When we hear the word carpal tunnel, our minds often jump to wrist pain caused by typing or poor posture at work. But that isn’t the whole story. Carpal tunnel syndrome is actually caused by a perfect storm of risk factors, all of which have an effect on the median nerve and the carpal tunnel tendons of your wrist.
These risk factors include having a wrist fracture, being a woman (women’s carpal tunnels are smaller than men’s), activities that cause prolonged or repetitive flexing of the wrist, and suffering from conditions that cause nerve damage (diabetes), inflammation (rheumatoid arthritis) or changes in the balance of bodily fluids (pregnancy or menopause). However, anything that irritates or compresses the median nerve in your wrist can contribute to this condition.
Treatments for carpal tunnel syndrome should soon after diagnosis, so the condition doesn’t get worse. Initial treatments focus on giving the wrist some rest and applying ice packs to reduce swelling. However, the symptoms of carpal tunnel syndrome often persist. For some doctors, corticosteroids and surgery are seen as the only options for treatment. To us, they’re more like last resorts.
After all, if you can experience relief through other means, why would you put your body through needless trauma? In this blog, I’ll go over some of the treatment options available to you. In some cases a combination of treatments works better than just one.
Treat the Cause, Before the Condition
As previously mentioned, carpal tunnel is exacerbated by other pre-existing conditions like diabetes, arthritis, kidney disease, thyroid problems, pregnancy, menopause, wrist fractures, etc. — and these conditions should always be considered first. If it’s possible to treat the potential cause, start there, and if you’re still experiencing symptoms afterward, move on to other options.
It should come as no surprise to you that this appears at the top of my list. Am I a little biased? Maybe. But I’m also the one who sees positive changes in my patients when the treatment is successful. As we all know, the spine is the great connector, the center of the nervous system. And often, the pain in your hands and wrists can be relieved with focused adjustments to the spine and joints. Plus, returning your spine to its proper alignment helps the body heal itself more quickly.
Many patients have also experienced relief through acupuncture. Acupuncture reduces inflammation and the pain in the wrist and addresses the headaches, shoulder stiffness, neck pain and sleeping problems that often accompany carpal tunnel syndrome. And it does this all without drugs or surgery. But, if you do opt for surgery down the line, acupuncture can hasten the recovery process.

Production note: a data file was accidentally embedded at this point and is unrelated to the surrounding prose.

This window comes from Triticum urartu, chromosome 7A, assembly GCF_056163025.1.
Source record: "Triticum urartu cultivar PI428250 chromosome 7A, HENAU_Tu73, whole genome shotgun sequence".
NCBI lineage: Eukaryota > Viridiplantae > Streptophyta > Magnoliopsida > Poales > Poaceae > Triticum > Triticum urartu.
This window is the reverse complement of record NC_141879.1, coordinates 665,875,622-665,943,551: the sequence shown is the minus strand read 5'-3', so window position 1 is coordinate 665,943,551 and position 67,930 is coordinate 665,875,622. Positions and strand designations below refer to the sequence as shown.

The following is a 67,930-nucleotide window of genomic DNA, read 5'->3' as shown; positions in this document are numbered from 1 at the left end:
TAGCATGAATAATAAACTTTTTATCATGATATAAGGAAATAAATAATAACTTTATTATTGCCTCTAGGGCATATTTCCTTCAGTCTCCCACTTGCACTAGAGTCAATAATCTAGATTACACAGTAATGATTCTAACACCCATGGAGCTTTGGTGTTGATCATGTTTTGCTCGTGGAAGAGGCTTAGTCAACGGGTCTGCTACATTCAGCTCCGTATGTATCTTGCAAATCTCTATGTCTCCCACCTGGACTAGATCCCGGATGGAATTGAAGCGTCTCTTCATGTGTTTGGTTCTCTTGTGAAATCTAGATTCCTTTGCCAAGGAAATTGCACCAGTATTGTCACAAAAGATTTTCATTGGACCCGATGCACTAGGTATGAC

Do some searching online and you’ll see that stretching and strengthening exercises are often recommended for people with carpal tunnel syndrome. And I agree with that. However, yoga is typically the stretching and strengthening exercise of choice. As you may be aware, chiropractors are not yoga’s biggest fans. In general, we feel that some of the more complicated poses have the potential to do more harm than good.
However, stretching and balancing can reduce pain, increase mobility and improve grip. In contrast, the exercises chiropractors typically prescribe are easier on the spine and customized to your condition. However, some patients do experience some relief with yoga, and that should not be discounted. You have to find out what works for you — and if yoga is your answer, please pay attention to your form!
Splinting is an easy home remedy that holds the wrist in place, preventing further damage. It is especially useful at night, as it relieves the numbness and tingling that many patients experience while they are trying to sleep. You can purchase a splint at most drugstores or pharmacies. When you’re ready to put it on, just remember, it should feel snug – not tight.
We sometimes prescribe an ultrasound for carpal tunnel syndrome, because it sends sound waves deep into muscle tissue — this increases circulation, relaxes muscles and reduces inflammation and pain.
Medication and Surgery
If these alternative therapies do not work, medication or surgery may be recommended. Drugs that ease pain and swelling include non-steroidal anti-inflammatory drugs, like ibuprofen, aspirin and non-prescription pain relievers, as well as corticosteroids like Prednisone and Lidocaine, both of which require a doctor’s prescription.
Open carpal tunnel surgery and endoscopic surgery are common surgical procedures for carpal tunnel syndrome. They are typically recommended if symptoms last for more than six months. Just remember, what’s right for someone else, may not be right for you. If you want to explore alternative treatments further, consult your doctor or chiropractor. In the end, we all have the same goal – to help you feel like yourself again.
About The Author
Dr. Marc Browner is the Founder of iChiropractic and Wellness in Naples, Florida. A graduate of the University of Florida in 1991, he earned his Doctor of Chiropractic degree from Life Chiropractic in 1995. In private practice since 1998, Dr. Browner is a member of the Florida Chiropractic Society, the Florida Chiropractic Association, and he attends continuing education seminars, classes, and workshops to remain abreast of the most current treatment methods and technological advances in the field.